From fiction to reality in 30 years |

From fiction to reality in 30 years

Among the Christmas gifts that my 19-year-old son, Thomas, received this year is one that he bought for himself: For $129, he got a Google Home device. Physically, it’s a nondescript item that’s shaped and sized like a soup can. But its powers are impressive!

Say “Hey Google” — then ask a question, such as “When was the first newspaper published in America?” A pleasant female voice answers. (“The first newspaper published in America was in Boston on September 25th, 1690.”)

With Google Home in my home, I feel very much like Captain Picard on the starship Enterprise. The only difference is that Capt. Picard prefaced each question that he asked his fictional 24th-century supercomputer with “Computer,” while I preface each of my questions with “Hey Google.”

Some of the finest science-fiction fantasies of the 1980s are today affordable realities for ordinary Americans. Yet we continue to be told by pundits and politicians — left, right and center — that ordinary Americans’ material standard of living today is no higher than it was when the late Gene Roddenberry first revived his famed TV-show franchise. (“Hey Google, when did ‘Star Trek: The Next Generation’ first air?” Answer: “September 28th, 1987.”)

Google Home is no mere toy. It’s got an amazingly high-quality speaker, making Google Home also a great music system. But even if you insist on regarding Google Home — or its competitor, Amazon’s Echo — as little more than an elaborate knickknack, the very fact that our economy makes such knickknacks available at affordable prices testifies to our economy’s astonishing wealth. Only an extraordinarily wealthy society can afford to devote significant amounts of resources and human creativity to the development and production for mass distribution of elaborate knickknacks.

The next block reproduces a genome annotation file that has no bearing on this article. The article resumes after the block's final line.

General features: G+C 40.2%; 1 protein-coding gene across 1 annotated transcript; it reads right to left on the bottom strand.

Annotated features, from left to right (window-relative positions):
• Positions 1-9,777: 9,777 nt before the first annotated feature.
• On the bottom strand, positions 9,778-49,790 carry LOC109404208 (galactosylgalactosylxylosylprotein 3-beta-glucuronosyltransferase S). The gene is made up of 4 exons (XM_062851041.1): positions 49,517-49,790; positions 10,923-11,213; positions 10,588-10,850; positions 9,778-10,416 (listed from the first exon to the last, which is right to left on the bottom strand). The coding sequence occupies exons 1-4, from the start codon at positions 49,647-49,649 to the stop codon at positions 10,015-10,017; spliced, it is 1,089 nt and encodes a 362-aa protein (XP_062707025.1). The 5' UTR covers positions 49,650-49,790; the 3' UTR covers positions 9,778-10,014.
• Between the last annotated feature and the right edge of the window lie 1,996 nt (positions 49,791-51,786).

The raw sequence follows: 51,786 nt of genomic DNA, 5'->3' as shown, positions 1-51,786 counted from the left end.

Yet ironically, Americans’ immense prosperity in 2017 is revealed most vividly in riches that are difficult to see if you aren’t looking for them. Most of what makes Americans today materially far richer than Americans of 1987 are things that are so familiar now that we take them for granted. Consider just some of the goods and services that were unavailable to ordinary Americans 30 years ago: individual-serve coffee-makers (“Keurigs”), high-definition televisions, downloadable and streaming music, movies and TV shows, Lasik surgery, Viagra, smartphones, GPS navigation, laptop computers, the Internet.

Each of these items was attention-grabbing when first introduced. But they all became so widespread so quickly that they are today part of our landscape.

Even more hidden from view are smaller innovations that were either nonexistent or very rare 30 years ago. One of my favorites is plastic garbage bags, each with its own internal drawstring.

An even better relatively small innovation involved beer. Most beer in 1987 was mass-produced stuff that, brewed with a taste to be drinkable by nearly everyone, had a taste that was distinctive and interesting to no one. Today, of course, store shelves bend under the weight of a seemingly infinite variety of delicious craft-brewed beers and ales.

So grab your favorite brew and raise a glass to the human ingenuity and free markets that continue to increase our prosperity.

Donald J. Boudreaux is a professor of economics and Getchell Chair at George Mason University in Fairfax, Va. His column appears twice monthly.

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